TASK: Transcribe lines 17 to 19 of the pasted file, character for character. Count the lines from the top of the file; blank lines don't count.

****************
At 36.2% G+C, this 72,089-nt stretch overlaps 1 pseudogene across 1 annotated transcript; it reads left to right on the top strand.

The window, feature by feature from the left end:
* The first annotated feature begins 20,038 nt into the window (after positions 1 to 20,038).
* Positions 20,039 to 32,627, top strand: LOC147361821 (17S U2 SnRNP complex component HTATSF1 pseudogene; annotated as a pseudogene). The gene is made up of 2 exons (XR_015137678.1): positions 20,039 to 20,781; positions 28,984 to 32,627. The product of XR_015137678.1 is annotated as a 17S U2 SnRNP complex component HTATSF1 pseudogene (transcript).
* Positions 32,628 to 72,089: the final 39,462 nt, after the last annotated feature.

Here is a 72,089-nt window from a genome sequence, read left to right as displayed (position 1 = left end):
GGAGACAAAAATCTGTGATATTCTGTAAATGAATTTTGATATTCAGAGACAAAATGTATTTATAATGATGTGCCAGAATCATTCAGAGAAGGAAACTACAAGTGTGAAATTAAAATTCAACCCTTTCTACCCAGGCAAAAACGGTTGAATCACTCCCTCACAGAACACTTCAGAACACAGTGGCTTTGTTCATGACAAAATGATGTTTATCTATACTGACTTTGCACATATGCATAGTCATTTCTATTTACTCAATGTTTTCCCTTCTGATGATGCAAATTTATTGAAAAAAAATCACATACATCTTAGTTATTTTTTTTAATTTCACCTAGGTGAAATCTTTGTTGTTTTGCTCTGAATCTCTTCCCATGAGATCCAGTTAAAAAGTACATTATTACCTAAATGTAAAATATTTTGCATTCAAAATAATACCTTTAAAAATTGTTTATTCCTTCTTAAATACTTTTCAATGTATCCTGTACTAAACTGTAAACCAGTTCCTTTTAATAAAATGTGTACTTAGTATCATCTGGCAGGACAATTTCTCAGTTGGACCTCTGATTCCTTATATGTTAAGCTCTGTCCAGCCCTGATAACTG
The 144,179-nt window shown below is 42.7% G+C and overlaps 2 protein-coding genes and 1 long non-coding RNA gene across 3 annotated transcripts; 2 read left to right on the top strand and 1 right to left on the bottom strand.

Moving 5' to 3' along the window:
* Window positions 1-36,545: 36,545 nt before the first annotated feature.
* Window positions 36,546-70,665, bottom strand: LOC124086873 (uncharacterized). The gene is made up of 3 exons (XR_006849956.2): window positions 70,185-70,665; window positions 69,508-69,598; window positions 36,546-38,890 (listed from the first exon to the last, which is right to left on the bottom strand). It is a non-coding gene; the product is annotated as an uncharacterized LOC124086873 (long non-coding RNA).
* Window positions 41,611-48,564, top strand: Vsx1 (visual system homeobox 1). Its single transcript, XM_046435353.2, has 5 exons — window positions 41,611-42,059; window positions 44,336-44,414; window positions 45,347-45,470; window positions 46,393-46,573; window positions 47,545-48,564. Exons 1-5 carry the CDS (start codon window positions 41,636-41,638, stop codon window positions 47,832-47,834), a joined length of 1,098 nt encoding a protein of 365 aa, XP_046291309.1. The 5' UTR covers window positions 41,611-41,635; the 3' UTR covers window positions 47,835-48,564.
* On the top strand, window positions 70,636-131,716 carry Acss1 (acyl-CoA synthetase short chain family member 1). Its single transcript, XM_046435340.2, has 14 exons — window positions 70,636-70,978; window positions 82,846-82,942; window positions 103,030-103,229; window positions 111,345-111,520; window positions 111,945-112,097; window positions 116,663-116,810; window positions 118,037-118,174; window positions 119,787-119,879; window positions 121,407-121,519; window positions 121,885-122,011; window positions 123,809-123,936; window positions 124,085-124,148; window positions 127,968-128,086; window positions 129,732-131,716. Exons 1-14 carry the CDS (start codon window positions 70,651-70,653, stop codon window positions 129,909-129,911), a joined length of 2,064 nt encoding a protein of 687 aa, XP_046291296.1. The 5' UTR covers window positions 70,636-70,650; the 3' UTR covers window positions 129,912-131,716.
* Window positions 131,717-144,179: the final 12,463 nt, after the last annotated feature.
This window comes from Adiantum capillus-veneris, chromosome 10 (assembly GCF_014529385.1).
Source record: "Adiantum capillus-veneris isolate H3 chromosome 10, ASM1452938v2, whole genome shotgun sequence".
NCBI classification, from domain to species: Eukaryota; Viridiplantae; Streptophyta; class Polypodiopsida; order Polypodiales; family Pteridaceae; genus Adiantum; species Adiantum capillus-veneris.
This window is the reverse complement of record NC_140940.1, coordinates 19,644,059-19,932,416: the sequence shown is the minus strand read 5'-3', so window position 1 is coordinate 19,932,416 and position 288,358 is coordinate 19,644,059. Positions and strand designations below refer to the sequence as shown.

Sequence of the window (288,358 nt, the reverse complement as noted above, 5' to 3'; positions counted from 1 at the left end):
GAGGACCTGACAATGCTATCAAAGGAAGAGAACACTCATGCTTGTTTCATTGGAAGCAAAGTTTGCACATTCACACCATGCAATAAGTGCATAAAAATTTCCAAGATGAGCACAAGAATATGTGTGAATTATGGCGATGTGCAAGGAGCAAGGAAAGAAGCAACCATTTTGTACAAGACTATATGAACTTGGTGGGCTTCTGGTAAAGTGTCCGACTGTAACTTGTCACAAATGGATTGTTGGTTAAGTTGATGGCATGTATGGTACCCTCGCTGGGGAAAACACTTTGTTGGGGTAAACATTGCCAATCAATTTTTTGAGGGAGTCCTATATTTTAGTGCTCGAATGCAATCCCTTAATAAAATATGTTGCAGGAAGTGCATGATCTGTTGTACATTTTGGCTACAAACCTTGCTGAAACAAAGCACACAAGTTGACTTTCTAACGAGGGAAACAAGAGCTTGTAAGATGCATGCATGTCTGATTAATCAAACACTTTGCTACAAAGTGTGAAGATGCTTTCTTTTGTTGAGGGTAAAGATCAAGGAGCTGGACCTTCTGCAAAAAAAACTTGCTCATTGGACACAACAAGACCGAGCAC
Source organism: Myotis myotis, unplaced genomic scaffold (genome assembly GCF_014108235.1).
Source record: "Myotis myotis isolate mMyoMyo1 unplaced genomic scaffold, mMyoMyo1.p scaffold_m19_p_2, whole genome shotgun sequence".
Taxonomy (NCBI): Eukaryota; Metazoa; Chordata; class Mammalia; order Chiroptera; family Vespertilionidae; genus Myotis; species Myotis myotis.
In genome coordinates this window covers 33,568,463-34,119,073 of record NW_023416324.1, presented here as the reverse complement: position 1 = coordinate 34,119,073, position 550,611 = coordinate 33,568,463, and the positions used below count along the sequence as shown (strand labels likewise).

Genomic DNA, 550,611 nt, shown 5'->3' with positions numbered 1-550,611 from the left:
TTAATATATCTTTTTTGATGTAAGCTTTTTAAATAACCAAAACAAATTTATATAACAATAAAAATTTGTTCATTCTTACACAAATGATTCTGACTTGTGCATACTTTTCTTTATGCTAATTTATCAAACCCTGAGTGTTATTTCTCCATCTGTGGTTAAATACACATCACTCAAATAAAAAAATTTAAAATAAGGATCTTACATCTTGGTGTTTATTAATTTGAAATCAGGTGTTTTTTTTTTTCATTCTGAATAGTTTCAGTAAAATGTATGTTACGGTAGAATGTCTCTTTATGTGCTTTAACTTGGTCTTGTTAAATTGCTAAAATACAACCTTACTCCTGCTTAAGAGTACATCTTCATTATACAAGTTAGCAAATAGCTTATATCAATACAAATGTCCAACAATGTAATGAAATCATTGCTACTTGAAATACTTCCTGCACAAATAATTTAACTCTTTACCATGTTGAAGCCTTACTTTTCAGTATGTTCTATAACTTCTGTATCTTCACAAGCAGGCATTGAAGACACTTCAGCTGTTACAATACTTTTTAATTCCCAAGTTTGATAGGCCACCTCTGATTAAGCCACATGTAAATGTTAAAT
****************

NCBI classification, from domain to species: Eukaryota; Viridiplantae; Streptophyta; class Polypodiopsida; order Polypodiales; family Pteridaceae; genus Adiantum; species Adiantum capillus-veneris.
This window is the reverse complement of record NC_140940.1, coordinates 19,644,059-19,932,416: the sequence shown is the minus strand read 5'-3', so window position 1 is coordinate 19,932,416 and position 288,358 is coordinate 19,644,059. Positions and strand designations below refer to the sequence as shown.

Sequence of the window (288,358 nt, the reverse complement as noted above, 5' to 3'; positions counted from 1 at the left end):